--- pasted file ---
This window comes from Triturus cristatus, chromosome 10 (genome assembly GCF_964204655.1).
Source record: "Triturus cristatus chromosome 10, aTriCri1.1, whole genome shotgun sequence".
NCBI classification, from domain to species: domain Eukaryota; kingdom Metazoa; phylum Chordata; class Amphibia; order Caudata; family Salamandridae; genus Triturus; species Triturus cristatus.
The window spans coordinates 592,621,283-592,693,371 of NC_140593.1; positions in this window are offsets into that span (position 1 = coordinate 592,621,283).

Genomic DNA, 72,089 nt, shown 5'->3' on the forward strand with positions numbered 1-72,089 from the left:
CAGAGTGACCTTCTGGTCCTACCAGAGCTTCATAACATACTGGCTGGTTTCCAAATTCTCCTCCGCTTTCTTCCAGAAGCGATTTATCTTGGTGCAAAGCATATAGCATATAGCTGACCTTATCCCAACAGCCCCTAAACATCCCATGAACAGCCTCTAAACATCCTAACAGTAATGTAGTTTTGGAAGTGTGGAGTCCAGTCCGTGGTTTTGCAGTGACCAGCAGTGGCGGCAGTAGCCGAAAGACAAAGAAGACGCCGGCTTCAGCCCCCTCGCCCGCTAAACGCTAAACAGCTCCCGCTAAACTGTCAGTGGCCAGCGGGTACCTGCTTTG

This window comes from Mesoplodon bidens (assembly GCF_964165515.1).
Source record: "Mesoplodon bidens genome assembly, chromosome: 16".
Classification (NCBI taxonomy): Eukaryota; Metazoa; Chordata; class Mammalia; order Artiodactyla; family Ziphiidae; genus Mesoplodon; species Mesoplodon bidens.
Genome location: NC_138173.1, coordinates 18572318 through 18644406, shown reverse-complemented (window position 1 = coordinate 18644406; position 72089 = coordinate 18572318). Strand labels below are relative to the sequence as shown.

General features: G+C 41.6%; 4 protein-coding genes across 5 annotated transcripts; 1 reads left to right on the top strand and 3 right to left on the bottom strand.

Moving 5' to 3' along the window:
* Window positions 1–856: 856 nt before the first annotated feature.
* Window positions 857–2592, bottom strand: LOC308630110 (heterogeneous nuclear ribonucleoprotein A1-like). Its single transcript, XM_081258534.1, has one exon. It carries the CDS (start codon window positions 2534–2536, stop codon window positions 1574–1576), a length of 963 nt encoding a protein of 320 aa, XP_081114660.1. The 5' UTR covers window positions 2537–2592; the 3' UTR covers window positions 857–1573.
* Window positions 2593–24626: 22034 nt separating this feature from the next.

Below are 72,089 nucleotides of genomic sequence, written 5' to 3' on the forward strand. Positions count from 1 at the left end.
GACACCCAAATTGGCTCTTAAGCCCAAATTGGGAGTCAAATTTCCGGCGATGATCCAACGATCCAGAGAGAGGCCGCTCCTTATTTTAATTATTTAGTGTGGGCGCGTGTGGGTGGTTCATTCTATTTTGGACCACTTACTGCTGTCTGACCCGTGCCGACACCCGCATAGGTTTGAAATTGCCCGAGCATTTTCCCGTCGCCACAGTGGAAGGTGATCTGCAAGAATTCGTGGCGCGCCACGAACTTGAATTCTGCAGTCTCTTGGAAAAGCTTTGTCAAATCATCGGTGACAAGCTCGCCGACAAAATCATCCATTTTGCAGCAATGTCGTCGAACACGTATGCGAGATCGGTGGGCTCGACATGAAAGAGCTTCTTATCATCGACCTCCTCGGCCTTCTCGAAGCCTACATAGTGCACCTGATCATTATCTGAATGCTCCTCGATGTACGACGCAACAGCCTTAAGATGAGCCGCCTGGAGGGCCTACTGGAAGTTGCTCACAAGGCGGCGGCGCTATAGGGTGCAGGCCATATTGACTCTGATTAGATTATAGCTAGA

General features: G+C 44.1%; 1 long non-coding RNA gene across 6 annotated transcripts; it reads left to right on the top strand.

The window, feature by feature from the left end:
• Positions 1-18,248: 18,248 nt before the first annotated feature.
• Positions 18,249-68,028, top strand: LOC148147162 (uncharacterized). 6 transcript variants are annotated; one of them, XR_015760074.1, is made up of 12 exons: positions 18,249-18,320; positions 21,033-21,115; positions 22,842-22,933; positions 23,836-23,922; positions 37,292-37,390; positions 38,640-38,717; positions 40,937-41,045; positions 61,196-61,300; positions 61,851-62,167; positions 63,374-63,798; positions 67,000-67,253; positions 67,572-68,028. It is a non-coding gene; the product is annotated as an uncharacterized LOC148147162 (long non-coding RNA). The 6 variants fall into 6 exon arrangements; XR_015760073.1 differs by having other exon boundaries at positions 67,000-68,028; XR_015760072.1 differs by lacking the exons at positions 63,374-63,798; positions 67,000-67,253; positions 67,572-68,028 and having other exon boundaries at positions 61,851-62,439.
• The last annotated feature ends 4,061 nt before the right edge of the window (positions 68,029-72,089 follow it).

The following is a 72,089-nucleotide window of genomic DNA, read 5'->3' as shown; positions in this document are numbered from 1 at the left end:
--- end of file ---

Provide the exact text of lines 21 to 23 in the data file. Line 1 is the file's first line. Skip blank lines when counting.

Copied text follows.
• Positions 18,249-68,028, top strand: LOC148147162 (uncharacterized). 6 transcript variants are annotated; one of them, XR_015760074.1, is made up of 12 exons: positions 18,249-18,320; positions 21,033-21,115; positions 22,842-22,933; positions 23,836-23,922; positions 37,292-37,390; positions 38,640-38,717; positions 40,937-41,045; positions 61,196-61,300; positions 61,851-62,167; positions 63,374-63,798; positions 67,000-67,253; positions 67,572-68,028. It is a non-coding gene; the product is annotated as an uncharacterized LOC148147162 (long non-coding RNA). The 6 variants fall into 6 exon arrangements; XR_015760073.1 differs by having other exon boundaries at positions 67,000-68,028; XR_015760072.1 differs by lacking the exons at positions 63,374-63,798; positions 67,000-67,253; positions 67,572-68,028 and having other exon boundaries at positions 61,851-62,439.
• The last annotated feature ends 4,061 nt before the right edge of the window (positions 68,029-72,089 follow it).

The following is a 72,089-nucleotide window of genomic DNA, read 5'->3' as shown; positions in this document are numbered from 1 at the left end: